A total of 41 teams sought to participate in the challenge, moving through a rigorous set of competitions to make it to the final stage. The stages included a white paper demonstrating knowledge of autonomous vehicle applications and theory, a demonstration of vehicular automation, and a simulation “hackathon” experience to test a team’s ability to utilize software to its full potential.
Michael Wollowski, a professor of computer science and software engineering at Rose-Hulman Institute of Technology, said he is somewhat skeptical of the consequential impact the challenge will have on both the tech and racing sectors. He said the race will allow teams to hone the strategy for machine learning, but it will likely not focus much on real world applications.
“The problems that autonomous vehicles face at this point in time, I don’t think will be addressed by the challenge,” he said.
But, he added, “I think it is a great idea, and great PR, to say ‘Hey, look, we’ll eventually have some cool stuff.’”
The biggest challenge that autonomous cars face, he said, is what happens when the sensors malfunction or cannot work as designed—such as in inclement weather. For that reason, Wollowski suggested a challenge on Indiana backroads may have been more effective.
“Imagine a rally challenge in the backroads of Indiana in the fall, when there’s dust and gravel roads and there’s obviously equipment on the road—maybe a rain shower,” he said. “I think that would be a much more helpful thing to do.”
Joyce Young, a marketing professor at Indiana State University, said she disagrees that the challenge is mostly a bid for publicity, but noted it’s hard to predict how impactful the competition will be on the tech or racing industries down the line—given it will largely be dependent upon the responses of those working in the sector.
If autonomous technology really infiltrates and spreads to uses throughout society, then there may become a strong interest in motorsports to develop and use these technologies,” she said. “It’s too soon to know. It might not even happen in my lifetime … but some of the developments that may occur along the way, may still be very helpful.”
For example, IMS president Doug Boles said he’s an “old school promoter” and sees the human element of racing as something that makes the sport so special and unpredictable. He said he sees some practical applications of some of the components involved in autonomous racing, but the goal of the challenge is more about setting the stage for the next wave of engineers—many of whom could go on to work for equipment manufacturers like Chevrolet or Honda.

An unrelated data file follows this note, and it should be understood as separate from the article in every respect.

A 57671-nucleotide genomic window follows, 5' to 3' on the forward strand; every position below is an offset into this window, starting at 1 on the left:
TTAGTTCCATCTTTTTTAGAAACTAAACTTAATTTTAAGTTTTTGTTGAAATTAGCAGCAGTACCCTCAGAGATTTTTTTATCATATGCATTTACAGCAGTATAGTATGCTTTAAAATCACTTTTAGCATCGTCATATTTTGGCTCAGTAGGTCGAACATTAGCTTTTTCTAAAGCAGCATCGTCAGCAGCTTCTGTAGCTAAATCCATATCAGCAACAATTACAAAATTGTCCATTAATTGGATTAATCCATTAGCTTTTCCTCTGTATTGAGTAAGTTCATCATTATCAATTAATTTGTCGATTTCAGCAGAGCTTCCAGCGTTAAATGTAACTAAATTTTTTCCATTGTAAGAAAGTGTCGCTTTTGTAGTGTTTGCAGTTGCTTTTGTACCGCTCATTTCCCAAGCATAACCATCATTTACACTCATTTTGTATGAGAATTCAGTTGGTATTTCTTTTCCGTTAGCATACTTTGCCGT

“I think what will happen from this is there may be technology that applies to IndyCar in the future. But more importantly, I think you’ll see students who use this as a learning experience” he said. “They’ll go create new technology and companies that will really impact [manufacturers] more than it impacts racing. Ultimately, I’m excited that they’re going to look back and say, ‘I learned a lot of it and tested a lot of it at the Indianapolis Motor Speedway.’”
Young said that while IMS isn’t itself the entity that’s “moving technology forward,” it’s long played a pivotal role in the testing of that technology in a controlled environment, and this situation is no different.
Tickets for the event are $10, which allows attendees to watch the competition, check out a technology showcase and participate in university fan zones. Tickets for club-level suites are available for $150.
In addition, at least 300 students enrolled in STEM courses throughout the state will attend, as part of a larger educational initiative backed by the IEDC.
An associated Autonomous Innovation Summit, hosted by the IEDC, is an invitation-only event, but is expected to draw representatives from tech and transportation industry companies including Cisco, Bridgestone, Microsoft, Aptiv, Luminar, Dallara USA, AdLink, Valvoline, Raytheon, Trucks VC, Draper, Elevate Ventures, and others. That event will be filmed for later viewing on the Indy Autonomous Challenge website.
Dave Roberts, chief innovation officer at the IEDC, said the technology sector has grown exponentially over the past 20 years and he believes the challenge could be a springboard for even more growth over the years to come.
“I think what you’re seeing now is that technology, instead of being its own vertical and becoming a horizontal, is intersecting with other traditional sectors,” he said. “So, now you have these really disruptive opportunities at that intersection. I think you’re really seeing the tech sector in Indiana transitioning into what some would refer to as a ‘hard tech’ period of growth, where in autonomous technology we’re going to see more and more developments.”
He said the inclusion of students in the event—both college students as participants and K-12 students as spectators—also allows Indiana to grow its talent pipeline.
“This is just a fantastic way to see the application of the things that they’re learning in science and engineering,” he said. “Seeing this in action is exactly the kind of thing that will inspire and stimulate interest” in the technology field.•